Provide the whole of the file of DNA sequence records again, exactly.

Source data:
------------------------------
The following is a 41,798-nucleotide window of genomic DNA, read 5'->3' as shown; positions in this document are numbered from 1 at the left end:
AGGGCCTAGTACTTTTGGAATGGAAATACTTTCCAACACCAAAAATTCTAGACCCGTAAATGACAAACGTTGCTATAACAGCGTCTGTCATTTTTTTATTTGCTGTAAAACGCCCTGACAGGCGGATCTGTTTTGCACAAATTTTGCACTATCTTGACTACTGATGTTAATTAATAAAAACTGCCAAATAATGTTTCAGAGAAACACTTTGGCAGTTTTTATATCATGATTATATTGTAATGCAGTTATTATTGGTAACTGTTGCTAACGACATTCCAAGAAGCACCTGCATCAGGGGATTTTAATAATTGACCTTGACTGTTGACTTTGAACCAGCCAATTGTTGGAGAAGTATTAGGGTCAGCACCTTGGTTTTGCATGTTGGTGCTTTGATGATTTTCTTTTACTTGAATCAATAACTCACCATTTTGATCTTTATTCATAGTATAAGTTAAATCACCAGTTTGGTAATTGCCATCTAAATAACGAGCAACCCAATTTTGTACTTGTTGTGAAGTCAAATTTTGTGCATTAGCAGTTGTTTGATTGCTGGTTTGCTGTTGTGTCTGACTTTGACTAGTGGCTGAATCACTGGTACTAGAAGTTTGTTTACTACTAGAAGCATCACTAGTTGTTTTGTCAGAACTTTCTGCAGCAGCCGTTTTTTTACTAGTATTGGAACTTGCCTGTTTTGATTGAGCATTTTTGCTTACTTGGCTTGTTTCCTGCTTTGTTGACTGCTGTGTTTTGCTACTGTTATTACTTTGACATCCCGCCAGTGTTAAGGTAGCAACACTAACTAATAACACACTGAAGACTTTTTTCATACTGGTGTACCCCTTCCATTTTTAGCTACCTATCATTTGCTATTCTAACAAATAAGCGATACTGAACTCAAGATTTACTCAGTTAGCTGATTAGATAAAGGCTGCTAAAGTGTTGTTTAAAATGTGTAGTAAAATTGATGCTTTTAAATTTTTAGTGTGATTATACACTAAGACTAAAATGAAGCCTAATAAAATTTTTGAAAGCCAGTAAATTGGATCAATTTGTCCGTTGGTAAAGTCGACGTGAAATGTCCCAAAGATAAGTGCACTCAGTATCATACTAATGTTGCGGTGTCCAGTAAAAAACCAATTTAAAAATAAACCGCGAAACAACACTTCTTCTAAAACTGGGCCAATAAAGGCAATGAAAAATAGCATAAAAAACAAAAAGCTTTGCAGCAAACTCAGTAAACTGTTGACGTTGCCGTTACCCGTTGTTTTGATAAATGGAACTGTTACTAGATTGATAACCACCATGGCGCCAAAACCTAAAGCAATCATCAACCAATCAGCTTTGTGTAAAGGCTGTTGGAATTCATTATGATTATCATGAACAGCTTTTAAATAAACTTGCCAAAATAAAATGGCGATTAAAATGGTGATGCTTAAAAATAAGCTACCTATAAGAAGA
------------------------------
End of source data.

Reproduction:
The following is a 41,798-nucleotide window of genomic DNA, read 5'->3' as shown; positions in this document are numbered from 1 at the left end:
AGGGCCTAGTACTTTTGGAATGGAAATACTTTCCAACACCAAAAATTCTAGACCCGTAAATGACAAACGTTGCTATAACAGCGTCTGTCATTTTTTTATTTGCTGTAAAACGCCCTGACAGGCGGATCTGTTTTGCACAAATTTTGCACTATCTTGACTACTGATGTTAATTAATAAAAACTGCCAAATAATGTTTCAGAGAAACACTTTGGCAGTTTTTATATCATGATTATATTGTAATGCAGTTATTATTGGTAACTGTTGCTAACGACATTCCAAGAAGCACCTGCATCAGGGGATTTTAATAATTGACCTTGACTGTTGACTTTGAACCAGCCAATTGTTGGAGAAGTATTAGGGTCAGCACCTTGGTTTTGCATGTTGGTGCTTTGATGATTTTCTTTTACTTGAATCAATAACTCACCATTTTGATCTTTATTCATAGTATAAGTTAAATCACCAGTTTGGTAATTGCCATCTAAATAACGAGCAACCCAATTTTGTACTTGTTGTGAAGTCAAATTTTGTGCATTAGCAGTTGTTTGATTGCTGGTTTGCTGTTGTGTCTGACTTTGACTAGTGGCTGAATCACTGGTACTAGAAGTTTGTTTACTACTAGAAGCATCACTAGTTGTTTTGTCAGAACTTTCTGCAGCAGCCGTTTTTTTACTAGTATTGGAACTTGCCTGTTTTGATTGAGCATTTTTGCTTACTTGGCTTGTTTCCTGCTTTGTTGACTGCTGTGTTTTGCTACTGTTATTACTTTGACATCCCGCCAGTGTTAAGGTAGCAACACTAACTAATAACACACTGAAGACTTTTTTCATACTGGTGTACCCCTTCCATTTTTAGCTACCTATCATTTGCTATTCTAACAAATAAGCGATACTGAACTCAAGATTTACTCAGTTAGCTGATTAGATAAAGGCTGCTAAAGTGTTGTTTAAAATGTGTAGTAAAATTGATGCTTTTAAATTTTTAGTGTGATTATACACTAAGACTAAAATGAAGCCTAATAAAATTTTTGAAAGCCAGTAAATTGGATCAATTTGTCCGTTGGTAAAGTCGACGTGAAATGTCCCAAAGATAAGTGCACTCAGTATCATACTAATGTTGCGGTGTCCAGTAAAAAACCAATTTAAAAATAAACCGCGAAACAACACTTCTTCTAAAACTGGGCCAATAAAGGCAATGAAAAATAGCATAAAAAACAAAAAGCTTTGCAGCAAACTCAGTAAACTGTTGACGTTGCCGTTACCCGTTGTTTTGATAAATGGAACTGTTACTAGATTGATAACCACCATGGCGCCAAAACCTAAAGCAATCATCAACCAATCAGCTTTGTGTAAAGGCTGTTGGAATTCATTATGATTATCATGAACAGCTTTTAAATAAACTTGCCAAAATAAAATGGCGATTAAAATGGTGATGCTTAAAAATAAGCTACCTATAAGAAGA